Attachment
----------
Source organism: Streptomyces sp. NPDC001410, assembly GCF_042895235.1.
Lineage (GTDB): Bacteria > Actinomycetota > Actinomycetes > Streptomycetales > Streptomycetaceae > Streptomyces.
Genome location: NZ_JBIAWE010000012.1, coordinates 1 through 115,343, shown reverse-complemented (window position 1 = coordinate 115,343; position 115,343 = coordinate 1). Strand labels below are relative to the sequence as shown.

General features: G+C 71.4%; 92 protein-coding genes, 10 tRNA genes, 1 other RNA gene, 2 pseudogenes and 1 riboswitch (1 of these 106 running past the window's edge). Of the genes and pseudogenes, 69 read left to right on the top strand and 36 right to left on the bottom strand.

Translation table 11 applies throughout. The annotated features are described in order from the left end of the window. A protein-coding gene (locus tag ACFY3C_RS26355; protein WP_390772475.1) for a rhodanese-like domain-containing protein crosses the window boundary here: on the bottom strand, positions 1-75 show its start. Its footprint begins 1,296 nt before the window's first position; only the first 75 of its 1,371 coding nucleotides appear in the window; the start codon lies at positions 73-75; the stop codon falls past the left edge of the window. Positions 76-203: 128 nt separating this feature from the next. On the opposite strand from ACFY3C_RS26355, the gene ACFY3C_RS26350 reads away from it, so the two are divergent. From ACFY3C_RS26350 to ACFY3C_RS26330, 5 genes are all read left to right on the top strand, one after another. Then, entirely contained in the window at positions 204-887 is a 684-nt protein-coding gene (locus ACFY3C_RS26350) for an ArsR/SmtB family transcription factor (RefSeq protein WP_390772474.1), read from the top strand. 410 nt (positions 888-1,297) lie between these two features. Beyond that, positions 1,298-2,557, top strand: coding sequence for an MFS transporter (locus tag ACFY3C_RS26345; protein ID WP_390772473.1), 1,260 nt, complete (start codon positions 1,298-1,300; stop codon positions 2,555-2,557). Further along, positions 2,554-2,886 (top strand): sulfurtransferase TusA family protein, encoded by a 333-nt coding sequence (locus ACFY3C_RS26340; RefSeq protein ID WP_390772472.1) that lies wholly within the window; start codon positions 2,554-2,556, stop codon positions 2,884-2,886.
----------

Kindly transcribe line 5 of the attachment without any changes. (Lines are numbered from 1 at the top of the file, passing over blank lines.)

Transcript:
Translation table 11 applies throughout. The annotated features are described in order from the left end of the window. A protein-coding gene (locus tag ACFY3C_RS26355; protein WP_390772475.1) for a rhodanese-like domain-containing protein crosses the window boundary here: on the bottom strand, positions 1-75 show its start. Its footprint begins 1,296 nt before the window's first position; only the first 75 of its 1,371 coding nucleotides appear in the window; the start codon lies at positions 73-75; the stop codon falls past the left edge of the window. Positions 76-203: 128 nt separating this feature from the next. On the opposite strand from ACFY3C_RS26355, the gene ACFY3C_RS26350 reads away from it, so the two are divergent. From ACFY3C_RS26350 to ACFY3C_RS26330, 5 genes are all read left to right on the top strand, one after another. Then, entirely contained in the window at positions 204-887 is a 684-nt protein-coding gene (locus ACFY3C_RS26350) for an ArsR/SmtB family transcription factor (RefSeq protein WP_390772474.1), read from the top strand. 410 nt (positions 888-1,297) lie between these two features. Beyond that, positions 1,298-2,557, top strand: coding sequence for an MFS transporter (locus tag ACFY3C_RS26345; protein ID WP_390772473.1), 1,260 nt, complete (start codon positions 1,298-1,300; stop codon positions 2,555-2,557). Further along, positions 2,554-2,886 (top strand): sulfurtransferase TusA family protein, encoded by a 333-nt coding sequence (locus ACFY3C_RS26340; RefSeq protein ID WP_390772472.1) that lies wholly within the window; start codon positions 2,554-2,556, stop codon positions 2,884-2,886.